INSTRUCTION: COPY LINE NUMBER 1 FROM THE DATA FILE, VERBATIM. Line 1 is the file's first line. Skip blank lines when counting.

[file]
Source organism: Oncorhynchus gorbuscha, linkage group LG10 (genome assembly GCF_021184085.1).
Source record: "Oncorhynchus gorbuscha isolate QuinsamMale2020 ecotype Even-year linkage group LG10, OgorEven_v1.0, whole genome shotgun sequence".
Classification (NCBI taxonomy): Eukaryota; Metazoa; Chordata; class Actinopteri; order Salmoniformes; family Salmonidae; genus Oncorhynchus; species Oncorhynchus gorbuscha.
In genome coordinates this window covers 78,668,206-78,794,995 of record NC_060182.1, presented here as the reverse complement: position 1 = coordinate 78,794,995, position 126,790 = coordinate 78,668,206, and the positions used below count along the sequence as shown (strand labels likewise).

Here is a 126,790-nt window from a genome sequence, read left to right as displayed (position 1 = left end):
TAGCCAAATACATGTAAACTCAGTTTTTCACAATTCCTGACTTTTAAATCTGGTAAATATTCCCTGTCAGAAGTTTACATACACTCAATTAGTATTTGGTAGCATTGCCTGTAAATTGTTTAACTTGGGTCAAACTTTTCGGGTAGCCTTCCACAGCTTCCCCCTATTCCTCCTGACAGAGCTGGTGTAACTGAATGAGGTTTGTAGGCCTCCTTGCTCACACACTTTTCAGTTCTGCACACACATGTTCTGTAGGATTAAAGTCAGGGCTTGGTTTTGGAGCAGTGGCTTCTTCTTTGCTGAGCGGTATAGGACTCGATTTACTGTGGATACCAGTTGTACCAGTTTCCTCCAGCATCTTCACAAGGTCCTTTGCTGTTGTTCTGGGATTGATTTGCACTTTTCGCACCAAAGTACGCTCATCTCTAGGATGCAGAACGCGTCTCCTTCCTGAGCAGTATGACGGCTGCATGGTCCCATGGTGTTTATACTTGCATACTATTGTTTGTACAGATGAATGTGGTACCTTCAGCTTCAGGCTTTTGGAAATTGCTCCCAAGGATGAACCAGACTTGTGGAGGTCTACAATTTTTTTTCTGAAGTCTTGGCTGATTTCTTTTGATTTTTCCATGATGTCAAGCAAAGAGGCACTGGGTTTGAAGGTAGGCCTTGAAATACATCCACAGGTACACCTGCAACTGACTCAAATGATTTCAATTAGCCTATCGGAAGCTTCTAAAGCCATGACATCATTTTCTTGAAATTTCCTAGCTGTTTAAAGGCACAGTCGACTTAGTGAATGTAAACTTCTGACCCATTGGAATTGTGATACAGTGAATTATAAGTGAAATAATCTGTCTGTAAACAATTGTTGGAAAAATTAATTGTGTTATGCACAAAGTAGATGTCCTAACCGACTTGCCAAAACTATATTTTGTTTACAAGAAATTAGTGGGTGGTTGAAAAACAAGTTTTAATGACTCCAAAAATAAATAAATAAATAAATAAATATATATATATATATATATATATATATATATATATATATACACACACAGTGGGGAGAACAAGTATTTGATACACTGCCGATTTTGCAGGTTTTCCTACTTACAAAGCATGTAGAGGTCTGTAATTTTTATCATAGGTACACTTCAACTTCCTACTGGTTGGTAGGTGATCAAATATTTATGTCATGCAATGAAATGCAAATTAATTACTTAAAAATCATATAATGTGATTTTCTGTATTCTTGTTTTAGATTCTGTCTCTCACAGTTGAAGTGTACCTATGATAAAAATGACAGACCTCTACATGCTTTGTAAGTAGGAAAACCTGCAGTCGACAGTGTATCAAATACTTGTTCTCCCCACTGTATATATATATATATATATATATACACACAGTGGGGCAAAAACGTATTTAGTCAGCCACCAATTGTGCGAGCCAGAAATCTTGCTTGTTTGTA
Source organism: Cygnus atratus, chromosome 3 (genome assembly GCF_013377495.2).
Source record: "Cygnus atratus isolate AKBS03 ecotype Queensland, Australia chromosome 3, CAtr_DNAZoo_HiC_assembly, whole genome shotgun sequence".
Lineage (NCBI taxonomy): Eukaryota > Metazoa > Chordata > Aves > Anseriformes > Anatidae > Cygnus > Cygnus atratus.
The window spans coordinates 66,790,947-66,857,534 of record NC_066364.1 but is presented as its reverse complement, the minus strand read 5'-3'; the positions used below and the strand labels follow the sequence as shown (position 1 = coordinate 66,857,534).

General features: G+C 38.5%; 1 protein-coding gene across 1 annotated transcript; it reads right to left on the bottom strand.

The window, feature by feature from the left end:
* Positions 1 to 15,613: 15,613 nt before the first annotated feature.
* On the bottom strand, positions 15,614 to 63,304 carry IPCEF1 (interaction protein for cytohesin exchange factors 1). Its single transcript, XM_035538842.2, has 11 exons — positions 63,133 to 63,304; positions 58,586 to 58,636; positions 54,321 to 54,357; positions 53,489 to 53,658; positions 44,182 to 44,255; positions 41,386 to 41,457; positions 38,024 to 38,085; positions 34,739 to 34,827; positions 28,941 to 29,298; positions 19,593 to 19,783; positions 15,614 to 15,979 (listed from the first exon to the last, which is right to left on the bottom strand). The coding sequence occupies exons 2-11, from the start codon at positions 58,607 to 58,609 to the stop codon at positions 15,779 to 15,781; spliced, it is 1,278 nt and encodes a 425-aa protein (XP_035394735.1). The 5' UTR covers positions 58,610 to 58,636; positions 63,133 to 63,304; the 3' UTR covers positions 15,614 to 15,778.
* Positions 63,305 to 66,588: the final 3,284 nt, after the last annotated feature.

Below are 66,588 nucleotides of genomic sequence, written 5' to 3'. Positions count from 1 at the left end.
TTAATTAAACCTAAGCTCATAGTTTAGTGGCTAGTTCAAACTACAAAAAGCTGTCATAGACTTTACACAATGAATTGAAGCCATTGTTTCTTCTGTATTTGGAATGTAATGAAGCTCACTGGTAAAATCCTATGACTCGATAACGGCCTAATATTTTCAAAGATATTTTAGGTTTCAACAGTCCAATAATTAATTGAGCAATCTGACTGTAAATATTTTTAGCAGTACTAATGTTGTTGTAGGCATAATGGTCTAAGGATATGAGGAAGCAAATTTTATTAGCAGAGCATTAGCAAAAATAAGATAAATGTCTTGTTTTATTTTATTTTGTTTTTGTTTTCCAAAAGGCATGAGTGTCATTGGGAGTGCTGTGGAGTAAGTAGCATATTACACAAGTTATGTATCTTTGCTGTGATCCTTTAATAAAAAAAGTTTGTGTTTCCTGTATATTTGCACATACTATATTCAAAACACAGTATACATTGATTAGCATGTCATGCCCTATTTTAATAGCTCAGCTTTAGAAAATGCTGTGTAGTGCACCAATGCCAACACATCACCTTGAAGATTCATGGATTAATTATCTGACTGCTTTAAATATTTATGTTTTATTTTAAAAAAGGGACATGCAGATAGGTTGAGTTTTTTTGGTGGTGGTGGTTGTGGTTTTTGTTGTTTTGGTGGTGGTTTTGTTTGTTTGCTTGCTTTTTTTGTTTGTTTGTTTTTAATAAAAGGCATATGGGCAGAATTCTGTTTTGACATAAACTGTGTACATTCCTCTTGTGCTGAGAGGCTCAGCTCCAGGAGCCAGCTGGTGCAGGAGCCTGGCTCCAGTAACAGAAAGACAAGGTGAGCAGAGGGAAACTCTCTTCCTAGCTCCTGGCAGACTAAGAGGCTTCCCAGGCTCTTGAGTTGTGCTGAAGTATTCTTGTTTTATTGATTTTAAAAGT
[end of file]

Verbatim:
Source organism: Oncorhynchus gorbuscha, linkage group LG10 (genome assembly GCF_021184085.1).